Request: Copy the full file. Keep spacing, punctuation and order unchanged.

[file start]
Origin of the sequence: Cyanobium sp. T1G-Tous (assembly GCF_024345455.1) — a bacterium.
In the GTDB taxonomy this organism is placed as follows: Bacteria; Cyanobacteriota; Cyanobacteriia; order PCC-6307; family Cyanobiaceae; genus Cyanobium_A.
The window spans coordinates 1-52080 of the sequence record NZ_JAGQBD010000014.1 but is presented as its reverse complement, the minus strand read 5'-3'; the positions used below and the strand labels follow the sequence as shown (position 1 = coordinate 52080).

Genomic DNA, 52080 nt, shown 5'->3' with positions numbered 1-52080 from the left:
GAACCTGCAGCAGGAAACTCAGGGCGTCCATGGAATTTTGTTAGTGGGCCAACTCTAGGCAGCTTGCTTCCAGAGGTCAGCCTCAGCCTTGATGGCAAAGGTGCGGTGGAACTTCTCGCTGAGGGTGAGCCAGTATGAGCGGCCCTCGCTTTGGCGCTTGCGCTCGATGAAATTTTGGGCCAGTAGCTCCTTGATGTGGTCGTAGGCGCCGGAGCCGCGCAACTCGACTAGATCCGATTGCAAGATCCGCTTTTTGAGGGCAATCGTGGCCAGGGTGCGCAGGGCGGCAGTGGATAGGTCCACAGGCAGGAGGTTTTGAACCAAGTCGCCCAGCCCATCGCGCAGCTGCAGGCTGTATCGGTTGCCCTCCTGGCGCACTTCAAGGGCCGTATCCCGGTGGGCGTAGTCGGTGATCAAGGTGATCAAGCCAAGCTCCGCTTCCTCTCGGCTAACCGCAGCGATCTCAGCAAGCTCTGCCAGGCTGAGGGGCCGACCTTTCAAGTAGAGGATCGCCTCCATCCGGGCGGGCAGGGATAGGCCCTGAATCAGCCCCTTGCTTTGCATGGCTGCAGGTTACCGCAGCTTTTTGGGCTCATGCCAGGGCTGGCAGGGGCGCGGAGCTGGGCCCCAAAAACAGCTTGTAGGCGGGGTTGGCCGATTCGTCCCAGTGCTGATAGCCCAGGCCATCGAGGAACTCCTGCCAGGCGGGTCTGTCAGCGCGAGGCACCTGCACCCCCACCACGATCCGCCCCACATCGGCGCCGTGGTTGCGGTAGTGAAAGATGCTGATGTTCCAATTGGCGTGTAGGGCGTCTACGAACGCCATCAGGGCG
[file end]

Origin of the sequence: Cyanobium sp. T1G-Tous (assembly GCF_024345455.1) — a bacterium.
In the GTDB taxonomy this organism is placed as follows: Bacteria; Cyanobacteriota; Cyanobacteriia; order PCC-6307; family Cyanobiaceae; genus Cyanobium_A.
The window spans coordinates 1-52080 of the sequence record NZ_JAGQBD010000014.1 but is presented as its reverse complement, the minus strand read 5'-3'; the positions used below and the strand labels follow the sequence as shown (position 1 = coordinate 52080).

Genomic DNA, 52080 nt, shown 5'->3' with positions numbered 1-52080 from the left:
GAACCTGCAGCAGGAAACTCAGGGCGTCCATGGAATTTTGTTAGTGGGCCAACTCTAGGCAGCTTGCTTCCAGAGGTCAGCCTCAGCCTTGATGGCAAAGGTGCGGTGGAACTTCTCGCTGAGGGTGAGCCAGTATGAGCGGCCCTCGCTTTGGCGCTTGCGCTCGATGAAATTTTGGGCCAGTAGCTCCTTGATGTGGTCGTAGGCGCCGGAGCCGCGCAACTCGACTAGATCCGATTGCAAGATCCGCTTTTTGAGGGCAATCGTGGCCAGGGTGCGCAGGGCGGCAGTGGATAGGTCCACAGGCAGGAGGTTTTGAACCAAGTCGCCCAGCCCATCGCGCAGCTGCAGGCTGTATCGGTTGCCCTCCTGGCGCACTTCAAGGGCCGTATCCCGGTGGGCGTAGTCGGTGATCAAGGTGATCAAGCCAAGCTCCGCTTCCTCTCGGCTAACCGCAGCGATCTCAGCAAGCTCTGCCAGGCTGAGGGGCCGACCTTTCAAGTAGAGGATCGCCTCCATCCGGGCGGGCAGGGATAGGCCCTGAATCAGCCCCTTGCTTTGCATGGCTGCAGGTTACCGCAGCTTTTTGGGCTCATGCCAGGGCTGGCAGGGGCGCGGAGCTGGGCCCCAAAAACAGCTTGTAGGCGGGGTTGGCCGATTCGTCCCAGTGCTGATAGCCCAGGCCATCGAGGAACTCCTGCCAGGCGGGTCTGTCAGCGCGAGGCACCTGCACCCCCACCACGATCCGCCCCACATCGGCGCCGTGGTTGCGGTAGTGAAAGATGCTGATGTTCCAATTGGCGTGTAGGGCGTCTACGAACGCCATCAGGGCG